¶ There won’t be answers (not likely) in my pocket pages [these note-taking writings]. Why would there be? Answers to my big questions in life come from me at the time, in the moment(s). So how to describe what’s there in the pocket pages: just ideas, descriptions, that came while I lived. It’s particulars. (6 Dec.)

Some foodstuffs are pluralizeable and some are not. (8 Dec. 2021)

¶ The fir branch in my car versus the story about having the branch. The story is more interesting than the stick? Any artifact is glorified by the story about it? (8 Dec.)

¶ A bias in consciousness — a consciousness seeks simplicity and forgets particulars and the broad view? And it’s easy for a consciousness, for a mind, to be confident in its choices though its info be limited. (This is a good thing to remind myself so I stay humble!) (8 Dec.)

Out of context, my handwriting on classroom’s whiteboard. (21 Dec.)

¶ My aesthetic is both minimalist and maximalist at different times? Pictures of snow, simple shapes — but also pics of weeds, dense images — in my drawings, and in my writings, too? (8 Dec.)

¶ That my flesh is animate today, that itself is special, even if it’s easy to take for granted. (well, yeah, I take my existence for granted — else I wouldn’t be thinking!) (10 Dec. 2021)

Justice Cat says “nope” sometimes when he sleeps. (21 Dec.)

¶ A liminal space between experience and conventional expressions of that experience (conventional forms and ideas). I’m interested in this liminal place. I’m interested in writing things that explore this place, that aren’t securely in the convention. (10 Dec.)

¶ A student wrote in his journal that it’s neat to see ideas in his head show up on paper. I commented that I still feel that writing process is a little bit magical, too. (10 Dec.)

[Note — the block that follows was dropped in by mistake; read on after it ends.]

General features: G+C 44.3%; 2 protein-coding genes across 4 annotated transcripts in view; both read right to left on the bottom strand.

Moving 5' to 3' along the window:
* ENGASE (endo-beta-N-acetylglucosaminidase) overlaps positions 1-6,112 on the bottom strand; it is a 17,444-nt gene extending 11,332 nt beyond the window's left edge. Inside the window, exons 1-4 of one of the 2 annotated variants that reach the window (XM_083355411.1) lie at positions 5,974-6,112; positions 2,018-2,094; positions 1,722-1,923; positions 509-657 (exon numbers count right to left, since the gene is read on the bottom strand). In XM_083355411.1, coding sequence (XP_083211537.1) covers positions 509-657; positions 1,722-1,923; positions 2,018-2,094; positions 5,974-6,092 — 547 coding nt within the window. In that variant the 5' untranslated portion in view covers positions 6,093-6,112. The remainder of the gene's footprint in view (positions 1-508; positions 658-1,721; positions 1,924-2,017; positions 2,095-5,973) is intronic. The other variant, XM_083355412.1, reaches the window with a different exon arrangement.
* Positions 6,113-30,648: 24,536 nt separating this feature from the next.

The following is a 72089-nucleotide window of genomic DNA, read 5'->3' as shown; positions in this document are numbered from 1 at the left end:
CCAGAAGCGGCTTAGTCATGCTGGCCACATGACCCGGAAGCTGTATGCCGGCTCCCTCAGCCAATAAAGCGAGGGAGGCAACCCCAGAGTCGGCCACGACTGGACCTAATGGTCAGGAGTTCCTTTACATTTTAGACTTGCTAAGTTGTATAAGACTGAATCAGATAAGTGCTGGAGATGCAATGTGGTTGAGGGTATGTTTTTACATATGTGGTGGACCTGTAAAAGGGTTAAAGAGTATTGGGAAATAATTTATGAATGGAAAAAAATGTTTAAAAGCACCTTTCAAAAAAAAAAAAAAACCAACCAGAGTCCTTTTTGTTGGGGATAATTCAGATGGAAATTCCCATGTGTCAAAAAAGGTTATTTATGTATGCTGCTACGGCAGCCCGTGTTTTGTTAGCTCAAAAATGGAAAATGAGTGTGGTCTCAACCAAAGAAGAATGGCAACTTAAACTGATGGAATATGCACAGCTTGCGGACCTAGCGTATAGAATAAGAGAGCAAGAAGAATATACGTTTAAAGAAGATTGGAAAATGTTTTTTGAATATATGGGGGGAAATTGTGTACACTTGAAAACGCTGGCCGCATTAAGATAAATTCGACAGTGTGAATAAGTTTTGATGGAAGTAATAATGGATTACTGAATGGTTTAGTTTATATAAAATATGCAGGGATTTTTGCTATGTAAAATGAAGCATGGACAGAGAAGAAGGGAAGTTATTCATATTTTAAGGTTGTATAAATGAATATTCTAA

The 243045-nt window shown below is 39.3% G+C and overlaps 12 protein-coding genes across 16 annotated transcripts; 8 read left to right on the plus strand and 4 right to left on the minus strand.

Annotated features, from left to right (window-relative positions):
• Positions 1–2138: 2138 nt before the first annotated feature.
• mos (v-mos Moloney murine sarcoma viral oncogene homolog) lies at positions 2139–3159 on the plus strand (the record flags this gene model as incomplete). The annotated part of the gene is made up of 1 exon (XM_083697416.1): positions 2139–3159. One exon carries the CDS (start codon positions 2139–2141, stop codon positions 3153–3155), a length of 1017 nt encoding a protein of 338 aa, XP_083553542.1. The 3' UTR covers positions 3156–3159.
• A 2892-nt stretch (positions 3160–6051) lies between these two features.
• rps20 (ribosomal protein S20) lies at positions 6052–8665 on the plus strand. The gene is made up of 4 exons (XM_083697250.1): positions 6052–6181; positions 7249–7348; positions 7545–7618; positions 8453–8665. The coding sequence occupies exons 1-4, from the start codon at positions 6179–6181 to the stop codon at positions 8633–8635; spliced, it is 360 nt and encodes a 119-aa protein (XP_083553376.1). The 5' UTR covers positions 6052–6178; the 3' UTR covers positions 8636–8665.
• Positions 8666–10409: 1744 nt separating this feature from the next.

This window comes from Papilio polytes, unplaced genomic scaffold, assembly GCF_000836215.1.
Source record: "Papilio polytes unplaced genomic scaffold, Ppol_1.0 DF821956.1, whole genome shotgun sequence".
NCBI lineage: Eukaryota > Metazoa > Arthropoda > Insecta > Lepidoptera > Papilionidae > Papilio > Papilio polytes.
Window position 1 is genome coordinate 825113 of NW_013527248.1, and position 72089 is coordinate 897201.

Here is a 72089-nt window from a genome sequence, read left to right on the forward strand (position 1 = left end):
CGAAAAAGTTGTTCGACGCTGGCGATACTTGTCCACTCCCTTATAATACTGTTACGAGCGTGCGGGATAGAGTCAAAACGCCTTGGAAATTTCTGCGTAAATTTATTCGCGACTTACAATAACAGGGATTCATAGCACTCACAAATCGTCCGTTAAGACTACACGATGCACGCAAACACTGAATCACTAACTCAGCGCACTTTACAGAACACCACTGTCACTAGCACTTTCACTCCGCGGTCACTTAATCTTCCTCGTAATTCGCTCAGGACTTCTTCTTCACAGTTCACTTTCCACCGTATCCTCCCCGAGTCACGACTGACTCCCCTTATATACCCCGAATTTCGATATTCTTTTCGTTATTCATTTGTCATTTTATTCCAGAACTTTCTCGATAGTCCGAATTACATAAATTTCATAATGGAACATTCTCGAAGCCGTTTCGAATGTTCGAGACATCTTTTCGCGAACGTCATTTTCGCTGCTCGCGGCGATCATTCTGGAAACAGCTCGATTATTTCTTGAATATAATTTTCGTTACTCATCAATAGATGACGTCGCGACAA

A surprise alien head in a local boutique. (23 Dec.)

¶ A thought today: that novelists of the 20th Century were famous because being famous helped them sell their books. Fame was instrumental in that way — maybe fame was not the purpose nor byproduct of publishing, but a sales tool! (13 Dec.)

¶ Meta-writing isn’t about any topic — it’s about the act of writing, about being alive, being conscious (sorta — it’s not about anything because I shift topics so often). Meta-writing is what comes to my mind, not what I think would interest other minds. (17 Dec.)

Sam dog curled up on our dec. (We would have let him in whenever he wanted it!) 30 Dec.

¶ The landscape is calm, there are decorations for Xmas. But I have work to do. I remind myself that my consciousness is separate from my environment. (20 Dec.)

¶ I realized that I was imagining the driver of the truck tailgating me — when of course I don’t know at all who he is!! (21 Dec.)

¶ There’s a lottery to give away money — but not one that gives power. (Say, like a lottery to allow a random person to be a governor, or a CEO.) Rich people are still docile? (27 Dec.)

This rose to my consciousness: Notes from October & November